A TERRORISM expert has warned Shamima Begum will always be a threat to the UK and could still sneak into the country.
The former jihadi bride had her citizenship appeal rejected today banning her from returning to Britain.
The 23-year-old who was stripped of her British citizenship on national security grounds in 2019 has been fighting to be allowed back into the UK.
The decision to keep her out of Britain was announced by the Special Immigration Appeals Commission on Wednesday after a five-day hearing in November last year.
Following the ruling Shamima's lawyers have insisted the legal battle is "no where near over" adding that "there's no limit to the challenges" that can be undertaken.
Even though a court dismissed her appeal on all grounds security and intelligence expert Professor Anthony Glees believes she will be forever a threat to the UK and has "never shown any genuine remorse."
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He told The Sun Online: "In 2021 she said 'I didn't hate Britain, I hated my constricted life in Britain'.
"That sentence tells you a lot, she did 'hate' how she was living in Britain (whether that is 'Britain' or just being an apparently ordinary Muslim schoolgirl in Bethnal Green, is unsaid).
"But the 'how she was living' clearly shows she wanted an Islamic/Islamist way of life, not a British one.
"Self-evidently she felt 'constricted' by being in a free society because she exchanged it for an hard Islamist one.
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"Well, now she's got what she wants."
The Professor added there are a few different ways the ex-jihadi bride could sneak back into the UK.
He said: "She may try to return unlawfully, it’s possible. But she is legally fully entitled to Bangladeshi citizenship and probably Dutch citizenship as well.
"If she’s got any sense she’ll go and live in Bangladesh and seek to rehabilitate and re-educate herself by working hard, as a nurse perhaps, with the victims of Islamist terrorism.
"Had she been allowed back to the UK she’d have been an icon for Islamists here, whether she wanted to be or not.
"The same would happen if she were allowed to live in Holland.
"She’s not legally stateless as we know today for sure and she has to move on.
"There are so many people who took as she does in Bangladesh or Indonesia, she has lots of opportunities for a new life.
"Unlike the victims of the vile Islamic State, in particular the Yazidi women, women like her, who were abused, raped and killed by those Shamima wished to succour."
Shamima was just 15 years old when she left her home in Bethnal Green, East London, with two school pals to join ISIS in Syria.
Supporters claimed she was a victim of trafficking – but the government said she went to Syria with her "eyes wide open" and was a danger to society.
Judge Robert Jay said "reasonable people will differ" over the circumstances of the case.
But he said the Commission found the Home Office acted correctly after considering "all the circumstances" and sifting through "voluminous material".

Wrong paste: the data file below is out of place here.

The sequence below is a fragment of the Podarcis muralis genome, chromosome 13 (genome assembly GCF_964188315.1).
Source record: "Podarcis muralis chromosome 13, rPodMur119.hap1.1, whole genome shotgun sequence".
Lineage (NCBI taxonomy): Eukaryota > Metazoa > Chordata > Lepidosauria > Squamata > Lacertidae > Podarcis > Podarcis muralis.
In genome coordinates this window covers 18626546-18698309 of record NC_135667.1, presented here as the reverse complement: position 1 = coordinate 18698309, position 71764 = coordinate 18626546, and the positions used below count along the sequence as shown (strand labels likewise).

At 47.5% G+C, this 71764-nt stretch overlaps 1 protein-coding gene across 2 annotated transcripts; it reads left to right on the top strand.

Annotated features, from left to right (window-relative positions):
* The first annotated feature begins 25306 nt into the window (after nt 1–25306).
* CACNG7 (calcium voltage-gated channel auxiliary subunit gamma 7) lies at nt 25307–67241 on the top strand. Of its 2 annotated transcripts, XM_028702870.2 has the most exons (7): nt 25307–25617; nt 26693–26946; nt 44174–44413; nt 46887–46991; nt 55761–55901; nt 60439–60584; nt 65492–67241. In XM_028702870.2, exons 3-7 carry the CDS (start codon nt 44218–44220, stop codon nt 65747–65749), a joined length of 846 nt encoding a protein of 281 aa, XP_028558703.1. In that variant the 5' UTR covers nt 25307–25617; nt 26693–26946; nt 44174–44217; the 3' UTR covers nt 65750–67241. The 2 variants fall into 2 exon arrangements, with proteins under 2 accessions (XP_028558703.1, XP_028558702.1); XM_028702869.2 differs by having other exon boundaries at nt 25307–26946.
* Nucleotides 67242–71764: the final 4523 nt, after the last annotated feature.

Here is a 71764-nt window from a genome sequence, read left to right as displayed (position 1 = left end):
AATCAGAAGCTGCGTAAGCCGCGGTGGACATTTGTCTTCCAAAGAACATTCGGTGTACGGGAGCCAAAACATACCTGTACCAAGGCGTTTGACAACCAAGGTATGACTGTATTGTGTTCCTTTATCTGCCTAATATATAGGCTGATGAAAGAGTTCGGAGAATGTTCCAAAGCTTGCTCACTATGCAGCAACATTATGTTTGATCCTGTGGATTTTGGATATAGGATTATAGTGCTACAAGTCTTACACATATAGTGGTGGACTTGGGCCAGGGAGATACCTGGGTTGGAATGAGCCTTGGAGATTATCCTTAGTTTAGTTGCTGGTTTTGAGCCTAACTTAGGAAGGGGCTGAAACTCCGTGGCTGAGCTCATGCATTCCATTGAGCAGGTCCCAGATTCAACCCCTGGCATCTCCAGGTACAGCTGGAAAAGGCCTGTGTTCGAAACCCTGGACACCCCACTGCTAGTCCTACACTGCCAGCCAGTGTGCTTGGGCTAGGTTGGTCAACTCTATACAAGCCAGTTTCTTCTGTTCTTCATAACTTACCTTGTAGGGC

British Army veteran Alan Duncan, who fought against the Islamic State in Syria, told The Sun Online the court had made "the right decision".
He said: "She made her choice, she made her bed, she can now lie in it.
"This wasn't only about Shemima Begum, it would have been an opener to all ISIS brides. We'd be opening the floodgates.
"People are forgetting that. She will try again to get back, she has a lot of people backing her. Begum isn't a distraction.
"As far as I'm concerned, brilliant job the court, and well done the government."
Following the decision in the Shamima Begum case on Wednesday, a Downing Street spokesman said: "The Government's priority will always be maintaining our national security and decisions to deprive individuals of their citizenship are not taken lightly.
"We will always ensure the safety and security of the UK and will not allow anything to jeopardise this."
The Home Office said they were "pleased" the court ruled in favour of the government.
Sajid Javid added: "I welcome today's court ruling, which has again upheld my decision to remove an individual's citizenship on national security grounds.
"This is a complex case but Home Secretaries should have the power to prevent anyone entering our country who is assessed to pose a threat to it."
Shamima is currently living at a camp in northern Syria following the collapse of the ISIS "Caliphate" – where she is now likely to remain.
Earlier this month, she made a fresh bid for sympathy in a new BBC documentary – but also admitted it was "exciting" being smuggled into Syria to join gun-toting killers.
The ISIS bride told how she and her two pals flew from Gatwick to Istanbul, where an ISIS handler waited with them for a bus.
After arriving in Gaziantep near the Syrian border, they met ISIS smuggler Mohammed Rasheed – who was also allegedly selling information to Canadian spies.
Shamima says they switched cars "about seven times" before crossing into the ISIS badlands.
She claimed she "did not know" about ISIS atrocities – such as the filmed beheadings of British aid workers – before she left London.
Shamima went to ISIS capital Raqqa where she married Dutch jihadi Yago Riedijk – six years older at 21.
They had three children who died from malnutrition and disease.
The BBC was slammed for giving Begum a "platform" last month.
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And an author who also interviewed Begum said she is faking remorse to rehabilitate her image.
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